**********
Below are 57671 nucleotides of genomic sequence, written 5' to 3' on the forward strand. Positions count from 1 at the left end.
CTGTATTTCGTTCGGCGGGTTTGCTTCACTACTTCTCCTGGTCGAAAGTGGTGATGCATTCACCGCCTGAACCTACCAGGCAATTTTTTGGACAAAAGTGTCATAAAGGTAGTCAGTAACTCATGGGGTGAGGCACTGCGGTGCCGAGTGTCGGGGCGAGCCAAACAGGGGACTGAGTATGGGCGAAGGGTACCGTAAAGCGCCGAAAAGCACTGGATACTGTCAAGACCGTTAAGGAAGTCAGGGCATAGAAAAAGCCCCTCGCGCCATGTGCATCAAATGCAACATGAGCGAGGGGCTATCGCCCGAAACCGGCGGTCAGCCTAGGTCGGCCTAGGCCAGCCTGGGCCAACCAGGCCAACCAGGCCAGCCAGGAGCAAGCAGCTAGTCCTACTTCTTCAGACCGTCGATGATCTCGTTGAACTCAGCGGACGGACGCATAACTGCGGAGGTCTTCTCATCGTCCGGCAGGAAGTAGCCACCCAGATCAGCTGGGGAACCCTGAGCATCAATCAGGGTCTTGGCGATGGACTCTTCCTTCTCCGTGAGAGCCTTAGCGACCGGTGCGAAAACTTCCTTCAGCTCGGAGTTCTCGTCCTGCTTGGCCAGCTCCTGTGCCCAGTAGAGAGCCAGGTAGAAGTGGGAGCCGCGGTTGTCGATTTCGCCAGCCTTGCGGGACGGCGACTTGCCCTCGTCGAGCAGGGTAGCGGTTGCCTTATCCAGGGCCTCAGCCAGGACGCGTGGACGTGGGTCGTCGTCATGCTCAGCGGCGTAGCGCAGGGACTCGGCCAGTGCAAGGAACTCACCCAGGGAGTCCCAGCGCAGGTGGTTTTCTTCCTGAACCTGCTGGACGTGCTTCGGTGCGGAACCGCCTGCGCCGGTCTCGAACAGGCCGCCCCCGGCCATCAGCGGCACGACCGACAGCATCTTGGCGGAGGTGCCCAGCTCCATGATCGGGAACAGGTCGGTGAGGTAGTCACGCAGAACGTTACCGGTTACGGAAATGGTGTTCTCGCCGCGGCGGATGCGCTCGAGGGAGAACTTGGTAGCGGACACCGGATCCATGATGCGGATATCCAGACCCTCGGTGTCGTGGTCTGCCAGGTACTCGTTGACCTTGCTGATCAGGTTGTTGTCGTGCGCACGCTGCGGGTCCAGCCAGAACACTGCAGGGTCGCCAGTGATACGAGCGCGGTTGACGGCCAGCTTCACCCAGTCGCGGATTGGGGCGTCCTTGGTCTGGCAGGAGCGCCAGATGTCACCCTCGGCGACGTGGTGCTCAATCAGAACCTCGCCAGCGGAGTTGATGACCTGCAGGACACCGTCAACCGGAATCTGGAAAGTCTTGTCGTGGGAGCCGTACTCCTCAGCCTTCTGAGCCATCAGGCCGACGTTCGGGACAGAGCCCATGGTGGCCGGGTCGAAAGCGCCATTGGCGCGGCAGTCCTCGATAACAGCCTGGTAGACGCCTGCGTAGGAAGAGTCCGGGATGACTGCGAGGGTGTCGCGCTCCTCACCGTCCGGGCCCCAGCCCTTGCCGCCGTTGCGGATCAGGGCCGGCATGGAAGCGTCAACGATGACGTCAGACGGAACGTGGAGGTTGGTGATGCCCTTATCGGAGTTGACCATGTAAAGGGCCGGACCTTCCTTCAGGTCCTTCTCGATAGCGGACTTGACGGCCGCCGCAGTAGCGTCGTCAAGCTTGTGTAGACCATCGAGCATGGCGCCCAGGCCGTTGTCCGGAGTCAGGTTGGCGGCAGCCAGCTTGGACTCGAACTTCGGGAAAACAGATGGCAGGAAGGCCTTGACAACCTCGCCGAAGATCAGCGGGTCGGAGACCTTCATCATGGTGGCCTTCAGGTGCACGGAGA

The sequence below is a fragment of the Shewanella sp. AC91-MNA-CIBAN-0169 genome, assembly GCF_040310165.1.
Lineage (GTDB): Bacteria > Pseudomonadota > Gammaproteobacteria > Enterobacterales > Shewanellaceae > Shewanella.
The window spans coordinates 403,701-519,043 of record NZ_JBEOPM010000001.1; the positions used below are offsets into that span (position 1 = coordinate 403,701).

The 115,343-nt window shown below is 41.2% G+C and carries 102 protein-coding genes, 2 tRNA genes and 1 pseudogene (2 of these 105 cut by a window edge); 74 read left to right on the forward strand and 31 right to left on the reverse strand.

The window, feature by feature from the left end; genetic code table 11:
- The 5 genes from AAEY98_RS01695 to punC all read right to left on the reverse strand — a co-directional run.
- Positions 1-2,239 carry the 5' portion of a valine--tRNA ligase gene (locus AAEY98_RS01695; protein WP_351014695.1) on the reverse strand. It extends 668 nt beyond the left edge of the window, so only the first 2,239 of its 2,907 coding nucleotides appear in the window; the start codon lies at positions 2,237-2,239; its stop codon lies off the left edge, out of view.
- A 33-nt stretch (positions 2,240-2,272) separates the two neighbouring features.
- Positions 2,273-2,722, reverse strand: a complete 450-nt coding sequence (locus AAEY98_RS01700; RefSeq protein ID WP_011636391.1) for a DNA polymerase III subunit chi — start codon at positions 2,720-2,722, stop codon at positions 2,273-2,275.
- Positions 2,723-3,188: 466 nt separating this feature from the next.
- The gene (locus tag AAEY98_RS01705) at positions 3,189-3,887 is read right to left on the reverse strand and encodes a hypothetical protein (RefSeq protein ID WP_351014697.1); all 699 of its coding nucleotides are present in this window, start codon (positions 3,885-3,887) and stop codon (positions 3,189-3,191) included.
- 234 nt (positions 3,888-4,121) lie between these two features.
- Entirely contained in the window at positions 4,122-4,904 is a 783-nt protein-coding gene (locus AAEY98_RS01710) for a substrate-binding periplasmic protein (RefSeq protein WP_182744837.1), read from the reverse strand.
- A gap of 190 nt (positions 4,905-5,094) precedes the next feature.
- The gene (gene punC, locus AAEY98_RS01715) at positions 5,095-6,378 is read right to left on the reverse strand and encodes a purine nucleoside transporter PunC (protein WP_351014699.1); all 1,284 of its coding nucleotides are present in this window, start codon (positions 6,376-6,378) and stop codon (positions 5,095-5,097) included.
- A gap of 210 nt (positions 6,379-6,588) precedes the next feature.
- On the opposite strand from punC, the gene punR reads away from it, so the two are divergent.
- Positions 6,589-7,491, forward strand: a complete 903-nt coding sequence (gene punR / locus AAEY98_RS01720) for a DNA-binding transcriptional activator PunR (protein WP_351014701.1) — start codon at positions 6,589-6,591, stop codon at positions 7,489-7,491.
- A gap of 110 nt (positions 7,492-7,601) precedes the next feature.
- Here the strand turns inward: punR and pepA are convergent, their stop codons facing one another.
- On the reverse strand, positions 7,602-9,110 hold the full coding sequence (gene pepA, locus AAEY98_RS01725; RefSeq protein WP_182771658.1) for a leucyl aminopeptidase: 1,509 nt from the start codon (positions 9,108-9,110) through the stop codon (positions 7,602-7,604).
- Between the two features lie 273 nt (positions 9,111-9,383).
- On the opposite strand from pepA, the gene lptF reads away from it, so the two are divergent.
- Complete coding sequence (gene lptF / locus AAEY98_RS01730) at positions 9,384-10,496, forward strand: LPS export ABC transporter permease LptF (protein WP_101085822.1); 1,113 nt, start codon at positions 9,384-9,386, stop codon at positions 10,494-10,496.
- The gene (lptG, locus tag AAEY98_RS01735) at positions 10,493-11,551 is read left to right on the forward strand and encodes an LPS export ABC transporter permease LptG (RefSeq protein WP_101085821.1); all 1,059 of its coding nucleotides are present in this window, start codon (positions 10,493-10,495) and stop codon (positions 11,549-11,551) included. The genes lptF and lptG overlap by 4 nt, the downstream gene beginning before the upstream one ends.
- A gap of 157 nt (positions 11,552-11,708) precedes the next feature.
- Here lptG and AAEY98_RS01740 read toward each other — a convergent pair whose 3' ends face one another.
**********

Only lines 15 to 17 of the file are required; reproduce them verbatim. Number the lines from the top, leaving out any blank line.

- Entirely contained in the window at positions 4,122-4,904 is a 783-nt protein-coding gene (locus AAEY98_RS01710) for a substrate-binding periplasmic protein (RefSeq protein WP_182744837.1), read from the reverse strand.
- A gap of 190 nt (positions 4,905-5,094) precedes the next feature.
- The gene (gene punC, locus AAEY98_RS01715) at positions 5,095-6,378 is read right to left on the reverse strand and encodes a purine nucleoside transporter PunC (protein WP_351014699.1); all 1,284 of its coding nucleotides are present in this window, start codon (positions 6,376-6,378) and stop codon (positions 5,095-5,097) included.